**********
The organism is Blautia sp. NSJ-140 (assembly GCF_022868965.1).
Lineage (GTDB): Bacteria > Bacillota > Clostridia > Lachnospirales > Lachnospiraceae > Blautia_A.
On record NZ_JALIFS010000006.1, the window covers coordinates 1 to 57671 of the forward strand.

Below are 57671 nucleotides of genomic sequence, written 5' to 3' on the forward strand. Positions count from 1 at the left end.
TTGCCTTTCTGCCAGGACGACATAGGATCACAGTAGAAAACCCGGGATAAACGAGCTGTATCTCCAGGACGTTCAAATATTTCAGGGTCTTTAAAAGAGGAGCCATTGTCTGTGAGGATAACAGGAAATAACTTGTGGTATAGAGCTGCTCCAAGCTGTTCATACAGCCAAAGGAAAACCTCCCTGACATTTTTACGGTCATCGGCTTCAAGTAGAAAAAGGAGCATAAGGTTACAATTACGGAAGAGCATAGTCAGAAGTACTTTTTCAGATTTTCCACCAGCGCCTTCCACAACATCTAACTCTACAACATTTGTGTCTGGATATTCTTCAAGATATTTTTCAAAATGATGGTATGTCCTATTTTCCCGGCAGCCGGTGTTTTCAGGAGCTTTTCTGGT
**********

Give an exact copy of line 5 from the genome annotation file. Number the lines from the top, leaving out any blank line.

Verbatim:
TTGCCTTTCTGCCAGGACGACATAGGATCACAGTAGAAAACCCGGGATAAACGAGCTGTATCTCCAGGACGTTCAAATATTTCAGGGTCTTTAAAAGAGGAGCCATTGTCTGTGAGGATAACAGGAAATAACTTGTGGTATAGAGCTGCTCCAAGCTGTTCATACAGCCAAAGGAAAACCTCCCTGACATTTTTACGGTCATCGGCTTCAAGTAGAAAAAGGAGCATAAGGTTACAATTACGGAAGAGCATAGTCAGAAGTACTTTTTCAGATTTTCCACCAGCGCCTTCCACAACATCTAACTCTACAACATTTGTGTCTGGATATTCTTCAAGATATTTTTCAAAATGATGGTATGTCCTATTTTCCCGGCAGCCGGTGTTTTCAGGAGCTTTTCTGGT